So, what about outside the Garden, before the Fall? So, to resolve the questions you are raising, we could can imagine that outside the garden (1) there was wrongdoing, but this was not knowledgeably violating a divine command, (2) there was physical death, (3) there was pain in childbirth, and (4) there was effort required to eat (hunting or farming). This was the beginning state of those outside the Garden.

So, clearly the Garden is better than outside the Garden, but the Fallen world is worse.

We can adjust the qualities of those outside the garden as needed, because both Scripture and theology is largely silent about them. Though there are hints. For example, Romans does make a strong distinction between knowledgeable and ignorant wrongdoing (both of which are “missing the mark” and referred to by hamartia). Like wise, the Genesis narrative makes clear that Adam was created conditionally immortal, reliant on the Tree of Life for mortality, which did not exist outside the Garden. As long as those outside the garden are worse of than those in the Garden, but better of than the Fallen, we have a coherent story.

Once again it comes down to what we mean by “human”. Scripture refers exclusively to the descendants of Adam, and for them the explanation of human death and suffering is Adam’s transgression. For those outside the Garden, Scripture is silent about them, but God intended to bring them into a death free Garden, before Adam fell. So Adam’s fall, his transgression, caused a great deal of death and suffering, but they are not the “humans” to which Scripture refers.

And the narrative does explain these key features of the human condition. This is not what God intends for us, and he initially created Adam in an environment free from it. Because of his transgression, we lost access to this gift. We still long for the Garden, even though it is gone. As descendants of Adam, in our history we once tasted it, but then our ancestors chose something different, and we are all not suffering.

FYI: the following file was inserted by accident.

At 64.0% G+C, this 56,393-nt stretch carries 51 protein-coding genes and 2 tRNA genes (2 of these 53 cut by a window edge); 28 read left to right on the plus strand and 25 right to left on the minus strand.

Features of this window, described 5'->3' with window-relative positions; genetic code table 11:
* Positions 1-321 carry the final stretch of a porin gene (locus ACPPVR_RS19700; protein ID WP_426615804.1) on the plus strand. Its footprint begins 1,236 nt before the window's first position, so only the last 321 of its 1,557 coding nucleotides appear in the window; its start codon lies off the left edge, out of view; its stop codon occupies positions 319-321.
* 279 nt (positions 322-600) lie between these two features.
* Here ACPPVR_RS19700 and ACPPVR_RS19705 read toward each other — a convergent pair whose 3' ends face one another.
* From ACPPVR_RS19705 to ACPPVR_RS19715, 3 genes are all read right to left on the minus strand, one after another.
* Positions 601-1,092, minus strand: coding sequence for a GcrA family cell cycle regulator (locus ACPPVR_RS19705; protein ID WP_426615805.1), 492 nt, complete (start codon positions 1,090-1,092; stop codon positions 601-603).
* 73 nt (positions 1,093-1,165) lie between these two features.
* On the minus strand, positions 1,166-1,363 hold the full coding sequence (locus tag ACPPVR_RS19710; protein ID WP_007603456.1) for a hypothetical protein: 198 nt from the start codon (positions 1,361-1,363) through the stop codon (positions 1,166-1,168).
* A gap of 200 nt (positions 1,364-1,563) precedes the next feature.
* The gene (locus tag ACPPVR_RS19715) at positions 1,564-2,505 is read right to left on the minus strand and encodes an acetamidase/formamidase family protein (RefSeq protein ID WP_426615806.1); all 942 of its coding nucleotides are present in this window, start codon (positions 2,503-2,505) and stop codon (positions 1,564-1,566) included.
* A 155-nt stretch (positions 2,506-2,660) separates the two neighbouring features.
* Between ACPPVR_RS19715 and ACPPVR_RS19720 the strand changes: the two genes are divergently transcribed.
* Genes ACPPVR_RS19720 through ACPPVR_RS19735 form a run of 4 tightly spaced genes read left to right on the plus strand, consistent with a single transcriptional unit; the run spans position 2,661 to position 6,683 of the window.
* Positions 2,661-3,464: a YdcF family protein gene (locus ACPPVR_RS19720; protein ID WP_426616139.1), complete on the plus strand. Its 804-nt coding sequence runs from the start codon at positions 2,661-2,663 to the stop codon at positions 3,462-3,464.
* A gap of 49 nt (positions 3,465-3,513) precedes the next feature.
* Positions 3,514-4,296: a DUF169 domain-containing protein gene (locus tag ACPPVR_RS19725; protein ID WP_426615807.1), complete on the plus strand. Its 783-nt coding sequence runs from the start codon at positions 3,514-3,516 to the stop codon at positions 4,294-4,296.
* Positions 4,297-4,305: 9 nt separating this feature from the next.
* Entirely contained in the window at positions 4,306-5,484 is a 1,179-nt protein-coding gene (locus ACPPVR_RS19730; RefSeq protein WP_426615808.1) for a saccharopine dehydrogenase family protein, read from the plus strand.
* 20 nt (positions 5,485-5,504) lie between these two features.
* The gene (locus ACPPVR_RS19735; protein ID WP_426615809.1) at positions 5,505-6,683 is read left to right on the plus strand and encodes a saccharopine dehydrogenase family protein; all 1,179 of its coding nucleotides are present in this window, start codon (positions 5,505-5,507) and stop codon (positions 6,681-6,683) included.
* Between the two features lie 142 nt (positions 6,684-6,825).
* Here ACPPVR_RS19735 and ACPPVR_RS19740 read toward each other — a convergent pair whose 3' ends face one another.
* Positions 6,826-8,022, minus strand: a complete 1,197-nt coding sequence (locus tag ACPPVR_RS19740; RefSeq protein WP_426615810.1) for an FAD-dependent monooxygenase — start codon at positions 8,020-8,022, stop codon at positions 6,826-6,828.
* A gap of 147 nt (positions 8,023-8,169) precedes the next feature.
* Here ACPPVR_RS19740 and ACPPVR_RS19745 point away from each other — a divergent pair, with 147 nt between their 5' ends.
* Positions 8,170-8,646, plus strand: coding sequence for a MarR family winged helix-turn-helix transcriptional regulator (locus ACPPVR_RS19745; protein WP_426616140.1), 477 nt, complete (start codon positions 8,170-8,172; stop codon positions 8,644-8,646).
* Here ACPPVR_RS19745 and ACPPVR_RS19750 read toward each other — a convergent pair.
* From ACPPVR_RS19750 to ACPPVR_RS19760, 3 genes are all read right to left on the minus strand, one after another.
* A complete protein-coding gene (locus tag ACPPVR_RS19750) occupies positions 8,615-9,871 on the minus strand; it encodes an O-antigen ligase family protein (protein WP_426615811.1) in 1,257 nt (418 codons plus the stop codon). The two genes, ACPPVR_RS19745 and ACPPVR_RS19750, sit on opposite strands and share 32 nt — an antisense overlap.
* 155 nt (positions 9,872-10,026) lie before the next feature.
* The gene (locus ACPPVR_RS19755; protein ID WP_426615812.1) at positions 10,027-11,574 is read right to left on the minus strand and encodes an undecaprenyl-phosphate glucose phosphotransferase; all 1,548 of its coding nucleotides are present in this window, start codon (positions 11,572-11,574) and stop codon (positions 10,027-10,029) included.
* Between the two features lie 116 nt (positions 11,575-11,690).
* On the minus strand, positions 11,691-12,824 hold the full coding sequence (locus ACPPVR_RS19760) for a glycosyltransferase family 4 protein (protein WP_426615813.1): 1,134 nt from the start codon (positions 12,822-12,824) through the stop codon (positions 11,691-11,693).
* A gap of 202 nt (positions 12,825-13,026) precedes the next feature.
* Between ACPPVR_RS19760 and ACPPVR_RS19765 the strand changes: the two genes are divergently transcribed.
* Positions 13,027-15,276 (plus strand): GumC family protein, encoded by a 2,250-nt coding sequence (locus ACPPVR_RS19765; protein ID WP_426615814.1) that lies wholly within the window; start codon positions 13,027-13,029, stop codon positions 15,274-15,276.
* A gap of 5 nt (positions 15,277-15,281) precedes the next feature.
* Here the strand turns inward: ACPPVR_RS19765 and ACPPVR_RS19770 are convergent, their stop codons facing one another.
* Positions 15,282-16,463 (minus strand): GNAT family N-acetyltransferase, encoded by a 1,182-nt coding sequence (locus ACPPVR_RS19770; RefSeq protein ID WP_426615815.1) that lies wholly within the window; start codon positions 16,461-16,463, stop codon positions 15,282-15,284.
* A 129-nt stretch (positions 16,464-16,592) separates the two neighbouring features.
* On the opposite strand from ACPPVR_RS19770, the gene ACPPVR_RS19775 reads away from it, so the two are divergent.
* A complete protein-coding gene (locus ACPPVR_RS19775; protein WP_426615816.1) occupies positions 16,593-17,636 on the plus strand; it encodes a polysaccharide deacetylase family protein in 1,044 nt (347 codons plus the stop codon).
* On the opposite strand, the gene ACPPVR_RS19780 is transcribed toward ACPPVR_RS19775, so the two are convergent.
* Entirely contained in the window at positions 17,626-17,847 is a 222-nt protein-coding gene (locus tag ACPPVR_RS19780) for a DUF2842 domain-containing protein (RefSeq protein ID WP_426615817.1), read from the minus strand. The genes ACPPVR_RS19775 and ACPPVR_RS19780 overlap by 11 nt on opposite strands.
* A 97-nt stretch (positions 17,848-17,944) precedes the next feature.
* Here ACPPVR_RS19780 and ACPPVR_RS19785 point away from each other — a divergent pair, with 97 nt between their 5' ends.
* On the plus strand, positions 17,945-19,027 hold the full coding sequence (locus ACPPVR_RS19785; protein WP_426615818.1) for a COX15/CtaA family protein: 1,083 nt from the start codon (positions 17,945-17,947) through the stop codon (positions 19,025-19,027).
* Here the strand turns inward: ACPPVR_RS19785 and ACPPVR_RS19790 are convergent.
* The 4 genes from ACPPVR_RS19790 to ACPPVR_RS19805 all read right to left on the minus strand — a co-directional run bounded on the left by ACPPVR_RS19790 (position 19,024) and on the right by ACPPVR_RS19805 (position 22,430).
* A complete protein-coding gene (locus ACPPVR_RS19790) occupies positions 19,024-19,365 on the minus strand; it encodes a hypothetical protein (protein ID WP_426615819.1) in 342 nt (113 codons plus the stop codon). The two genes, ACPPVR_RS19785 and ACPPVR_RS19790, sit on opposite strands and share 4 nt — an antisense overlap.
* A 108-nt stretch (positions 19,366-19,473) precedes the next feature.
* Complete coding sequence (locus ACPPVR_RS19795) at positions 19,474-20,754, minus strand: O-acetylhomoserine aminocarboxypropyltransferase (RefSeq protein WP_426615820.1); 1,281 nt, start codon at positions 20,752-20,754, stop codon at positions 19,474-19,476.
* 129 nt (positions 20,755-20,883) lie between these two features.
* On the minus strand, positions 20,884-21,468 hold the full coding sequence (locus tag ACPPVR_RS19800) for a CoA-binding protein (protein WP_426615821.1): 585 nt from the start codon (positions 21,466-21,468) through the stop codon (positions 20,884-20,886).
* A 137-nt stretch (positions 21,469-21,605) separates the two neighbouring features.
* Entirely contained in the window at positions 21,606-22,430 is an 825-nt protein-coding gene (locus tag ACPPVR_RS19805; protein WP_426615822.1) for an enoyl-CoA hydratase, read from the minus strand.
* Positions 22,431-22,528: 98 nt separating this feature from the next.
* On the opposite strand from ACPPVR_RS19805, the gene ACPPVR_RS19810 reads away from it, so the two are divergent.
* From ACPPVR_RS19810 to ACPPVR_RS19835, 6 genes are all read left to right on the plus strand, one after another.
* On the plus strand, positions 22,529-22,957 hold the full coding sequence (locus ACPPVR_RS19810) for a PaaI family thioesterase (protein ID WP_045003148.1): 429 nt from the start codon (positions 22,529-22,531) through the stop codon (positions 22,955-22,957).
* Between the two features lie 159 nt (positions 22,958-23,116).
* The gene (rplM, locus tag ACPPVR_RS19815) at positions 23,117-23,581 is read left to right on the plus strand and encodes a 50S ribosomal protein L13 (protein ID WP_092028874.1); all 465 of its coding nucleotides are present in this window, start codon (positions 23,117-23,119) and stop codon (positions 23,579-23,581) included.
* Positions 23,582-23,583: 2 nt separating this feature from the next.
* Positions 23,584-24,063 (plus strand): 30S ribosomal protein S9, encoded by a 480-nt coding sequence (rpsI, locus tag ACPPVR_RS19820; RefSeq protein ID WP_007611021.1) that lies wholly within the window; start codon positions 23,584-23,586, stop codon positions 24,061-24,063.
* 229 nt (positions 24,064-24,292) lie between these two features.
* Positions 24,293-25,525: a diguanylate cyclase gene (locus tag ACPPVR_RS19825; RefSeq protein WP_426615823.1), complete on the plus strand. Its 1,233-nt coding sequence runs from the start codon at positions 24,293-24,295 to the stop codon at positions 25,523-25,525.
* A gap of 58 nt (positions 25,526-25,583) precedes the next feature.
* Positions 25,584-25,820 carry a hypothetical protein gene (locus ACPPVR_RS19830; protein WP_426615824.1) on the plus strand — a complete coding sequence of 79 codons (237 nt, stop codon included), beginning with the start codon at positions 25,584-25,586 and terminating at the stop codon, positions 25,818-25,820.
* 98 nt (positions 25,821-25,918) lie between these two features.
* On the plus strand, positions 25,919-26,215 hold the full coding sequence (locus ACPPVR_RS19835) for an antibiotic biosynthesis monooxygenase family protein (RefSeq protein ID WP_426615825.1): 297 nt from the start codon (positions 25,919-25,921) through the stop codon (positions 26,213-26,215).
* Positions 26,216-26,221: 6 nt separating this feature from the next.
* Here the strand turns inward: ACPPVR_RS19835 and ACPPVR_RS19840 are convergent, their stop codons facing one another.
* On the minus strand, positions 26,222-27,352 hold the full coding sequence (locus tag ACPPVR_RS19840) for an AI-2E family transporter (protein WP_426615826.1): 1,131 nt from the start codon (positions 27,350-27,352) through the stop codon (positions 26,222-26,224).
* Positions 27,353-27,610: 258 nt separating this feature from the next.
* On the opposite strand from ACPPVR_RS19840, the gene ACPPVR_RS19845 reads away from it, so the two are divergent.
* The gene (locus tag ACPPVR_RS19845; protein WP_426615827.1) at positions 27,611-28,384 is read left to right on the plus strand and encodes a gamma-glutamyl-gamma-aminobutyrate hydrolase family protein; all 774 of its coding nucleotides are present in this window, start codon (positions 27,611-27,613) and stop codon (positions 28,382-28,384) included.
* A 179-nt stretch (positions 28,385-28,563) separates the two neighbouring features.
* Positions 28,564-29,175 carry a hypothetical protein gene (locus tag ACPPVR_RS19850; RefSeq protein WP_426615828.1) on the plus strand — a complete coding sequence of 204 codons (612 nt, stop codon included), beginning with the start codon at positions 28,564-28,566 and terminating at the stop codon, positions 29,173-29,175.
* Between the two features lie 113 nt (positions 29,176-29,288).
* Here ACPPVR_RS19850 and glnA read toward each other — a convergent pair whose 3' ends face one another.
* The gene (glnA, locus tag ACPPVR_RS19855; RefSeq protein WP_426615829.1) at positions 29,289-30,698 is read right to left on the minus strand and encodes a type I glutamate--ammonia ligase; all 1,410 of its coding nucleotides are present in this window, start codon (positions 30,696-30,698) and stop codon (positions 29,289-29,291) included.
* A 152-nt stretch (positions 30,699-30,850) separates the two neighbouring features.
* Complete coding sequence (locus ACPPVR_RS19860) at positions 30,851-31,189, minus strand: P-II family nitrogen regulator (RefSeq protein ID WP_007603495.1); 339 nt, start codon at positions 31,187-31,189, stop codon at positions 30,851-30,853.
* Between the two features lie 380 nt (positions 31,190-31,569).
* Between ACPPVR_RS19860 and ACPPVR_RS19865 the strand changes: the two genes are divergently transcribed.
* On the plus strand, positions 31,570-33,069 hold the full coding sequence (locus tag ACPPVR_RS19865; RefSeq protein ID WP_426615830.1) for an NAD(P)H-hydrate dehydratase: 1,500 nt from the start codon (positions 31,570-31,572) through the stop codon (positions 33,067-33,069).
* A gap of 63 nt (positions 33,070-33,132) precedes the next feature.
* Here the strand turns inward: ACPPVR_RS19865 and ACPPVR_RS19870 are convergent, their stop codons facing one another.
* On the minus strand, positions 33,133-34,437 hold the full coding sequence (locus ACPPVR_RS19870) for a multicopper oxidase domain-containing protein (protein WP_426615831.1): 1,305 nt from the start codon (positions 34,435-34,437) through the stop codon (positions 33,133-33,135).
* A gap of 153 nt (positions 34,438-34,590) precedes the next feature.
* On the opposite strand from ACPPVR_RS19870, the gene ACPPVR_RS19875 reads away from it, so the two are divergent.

Really nothing of our story changes by acknowledging that there were, a very long time ago, people outside the garden. Perhaps they were created in a different way, but Adam, our first parent, was created exactly as God intended it. Adam’s story ends up dominating our story, because we are Adam’s children.

Does that not leave traditional theology entirely intact?

2 posts were merged into an existing topic: Does De Novo Adam in an Evolved Population Make Sense?

Excellent!
So we agree in the key principle of my explanation about transmission of original sin.

With this common ground we can surely proceed to a good and constructive debate.

Undoubtedly!

Nonetheless nothing speaks against assuming that there have been other persons in history who come into existence without sharing the stage of original sin: “Adam and Eve” are obvious examples; and in my view this is also the case of Melchizedek. But to avoid excessive broadening now I prefer to postpone this question to future posts.

This is a very good remark, which allows me to elaborate my explanation.

First of all, note that it is by no means a “unilateral decision of God”. The main decision was a human one: that leading to the first sin. On God’s part the decision consisted in assenting to redeem the sinners. His Love led him to “bound all in disobedience in order to have mercy on all” (Romans 11:32). Accordingly the “state of original sin” (“not an act”) consists mainly in the lack of the “state of original grace”, that is, the state which the first Image Bearers were made in. It is this “lack of original grace” what is transfused at the generation of each new human person coming into existence after the first transgression no matter how this generation takes place. The only cause and author of the “lack of original grace” is obviously the first sinner. After the first sin God had the choice between a) sending again and again sinners to hell so that on earth remained only people in state of original grace, and b) redeeming the sinners and to this aim let on earth only people sharing in “the stage of lack of original grace”. Fortunately for us God decided on the latter!

Secondly, the capacity to sin in each human person emerges at the very moment of her generation by God, that is, the instant when God creates a spiritual principle (“soul”) to animate a piece of “flesh” (biological stuff originating through evolution) and a human personal body appears.